Concerning the notion that there may be important regional differences in genetic load: guys, at this point they’re not hypothetical. Last year they were, and I kept my suspicions to myself, but now they’ve been seen, been measured. It is still early days, so I wouldn’t yet bet my life on their reality, but the odds are high that this pattern is real. Explaining why these differences should not exist is not going to get you very far.
Having more genetic load can’t be good. This we can be sure of. On the other hand, we don’t know just how important it is. Theory says that it is likely very important, particularly in the most complex adaptive systems. Brain function is surely the most complex of all. Once we know how IQ varies with genetic load within some population, we will have a better handle on its importance. As yet we do not really have that info – just a couple of very preliminary measurements – one that suggests that more deletions are bad for your IQ, another that suggests that people who have very high IQs (or are very tall) have less rare variation than average. Note: most rare variation is likely to be bad for you, according to theory. The measurements we would like to see will come from high-accuracy whole-genome (or at least whole-exome) data, but we may not see that info for several months…
None of this implies that there are no other factors influencing the distribution of IQ, or its evolution. Strong selective pressures could keep IQ high in environment A, even if environment A had a somewhat higher mutation rate than environment B. But all else equal – including selection pressures – IQ ought to be lower in a population that has lived for a long time in the environment with the higher mutation rate. By a ‘long time’, I think we’re talking something like a few thousand years, judging from the fact that most mutations that do anything negative at all have a small effect, say 1%. Their effects predominanate, given time, but the characteristic time should be on the order of 100 generations. You might want to look up the meaning of the phrase ‘on the order of’ – this is a rough estimate.
Strong-enough selective pressures could keep any function working well in a high mutation environment (assuming strong truncation selection) , but this is easier for simpler functions. For example, the fraction of kids who are born deaf for genetic reasons is something like 1 in 1500 (maybe a bit lower): while the fraction of kids born with something genetically wrong with their brain, wrong enough to noticeably screw up fitness, must be at least 1%. Probably more than that, if you add up genetic retardation, genetic schizophrenia, etc.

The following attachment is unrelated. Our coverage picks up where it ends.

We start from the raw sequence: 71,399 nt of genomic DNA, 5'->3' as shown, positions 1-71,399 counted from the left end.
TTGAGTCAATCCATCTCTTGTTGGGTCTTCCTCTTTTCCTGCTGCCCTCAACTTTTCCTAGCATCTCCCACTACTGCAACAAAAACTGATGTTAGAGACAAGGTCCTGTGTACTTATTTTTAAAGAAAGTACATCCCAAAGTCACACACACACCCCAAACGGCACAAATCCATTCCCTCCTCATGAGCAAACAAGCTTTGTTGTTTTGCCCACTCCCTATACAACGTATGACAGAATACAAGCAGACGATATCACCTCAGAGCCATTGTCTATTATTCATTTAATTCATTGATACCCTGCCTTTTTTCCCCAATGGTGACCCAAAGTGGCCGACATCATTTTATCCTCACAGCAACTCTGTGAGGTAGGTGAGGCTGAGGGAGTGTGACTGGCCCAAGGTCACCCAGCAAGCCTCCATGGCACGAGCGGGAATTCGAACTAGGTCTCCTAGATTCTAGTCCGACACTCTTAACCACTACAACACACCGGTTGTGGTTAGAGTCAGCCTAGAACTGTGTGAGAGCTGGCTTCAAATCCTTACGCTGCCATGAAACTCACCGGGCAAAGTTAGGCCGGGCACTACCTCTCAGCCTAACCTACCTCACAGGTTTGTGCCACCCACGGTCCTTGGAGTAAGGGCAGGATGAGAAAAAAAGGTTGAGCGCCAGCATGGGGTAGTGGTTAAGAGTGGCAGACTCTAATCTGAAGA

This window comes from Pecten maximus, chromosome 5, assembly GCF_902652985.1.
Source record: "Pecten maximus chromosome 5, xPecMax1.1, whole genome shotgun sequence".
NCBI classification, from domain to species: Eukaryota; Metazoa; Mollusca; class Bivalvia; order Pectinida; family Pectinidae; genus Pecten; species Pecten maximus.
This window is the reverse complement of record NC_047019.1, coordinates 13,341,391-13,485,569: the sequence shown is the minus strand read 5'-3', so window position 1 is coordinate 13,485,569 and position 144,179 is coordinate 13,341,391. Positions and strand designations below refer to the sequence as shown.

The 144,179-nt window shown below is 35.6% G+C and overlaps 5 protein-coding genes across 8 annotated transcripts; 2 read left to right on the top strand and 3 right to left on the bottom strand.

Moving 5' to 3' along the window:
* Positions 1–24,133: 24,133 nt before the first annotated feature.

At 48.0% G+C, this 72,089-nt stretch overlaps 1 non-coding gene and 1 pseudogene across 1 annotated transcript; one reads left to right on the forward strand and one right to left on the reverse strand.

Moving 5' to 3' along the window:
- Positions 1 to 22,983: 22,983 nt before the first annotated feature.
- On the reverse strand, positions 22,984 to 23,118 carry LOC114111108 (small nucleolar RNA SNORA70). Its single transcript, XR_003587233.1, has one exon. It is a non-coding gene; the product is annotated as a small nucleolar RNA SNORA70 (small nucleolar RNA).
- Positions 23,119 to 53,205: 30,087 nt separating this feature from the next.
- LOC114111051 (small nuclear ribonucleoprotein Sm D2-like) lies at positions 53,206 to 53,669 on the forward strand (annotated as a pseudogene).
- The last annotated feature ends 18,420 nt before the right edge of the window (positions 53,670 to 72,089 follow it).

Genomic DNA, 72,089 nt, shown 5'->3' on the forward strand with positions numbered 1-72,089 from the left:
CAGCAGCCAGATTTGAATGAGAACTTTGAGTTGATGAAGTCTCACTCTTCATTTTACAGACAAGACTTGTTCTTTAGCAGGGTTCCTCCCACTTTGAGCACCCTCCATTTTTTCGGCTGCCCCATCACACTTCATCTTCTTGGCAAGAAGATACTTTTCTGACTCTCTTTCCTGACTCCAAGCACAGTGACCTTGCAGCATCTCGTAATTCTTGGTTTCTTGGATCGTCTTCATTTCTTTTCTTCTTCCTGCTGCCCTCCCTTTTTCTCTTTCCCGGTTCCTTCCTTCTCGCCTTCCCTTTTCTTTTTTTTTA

Such differences are compatible with the population with the higher mutational load being better at some things than the population with lower mutation load. Look, people in the tropics are better at withstanding falciparum malaria than Eskimos with zero mutational load would be: Eskimos don’t have any of the genetic malaria defenses. They don’t have those adaptations. If I look at known factors that partially explain high athletic performance in people of African descent – narrower hips, more fast-twitch muscles, a higher frequency of the wild-type version of alpha-actinin-three. more active versions of the androgen receptor, possibly different versions of myostatin – they look like adaptations, rather than differences in the noise level.
Anyhow, they’d better be compatible since A. we’ve found higher mutational load in people of African descent and B. they win the track events.
In fact, if this pattern is real and has existed for a long time, it will change selective pressures. In a high-mutation environment, brain function probably doesn’t deliver as much fitness per cubic centimeter – but those brains cost just as much per cubic centimeter. In that situation, selection would likely favor smaller brains (than it would in a lower-mutation environment). So we would expect to see smaller brains in populations with lower average IQ – not enough to explain all of the lower IQ, but some smaller – and we do. Cranial capacity varies, and much of that variation is explained by the correlation with latitude. Of course there are other possible explanations for this correlation than temperature, and they may be the real explanation, or part of it.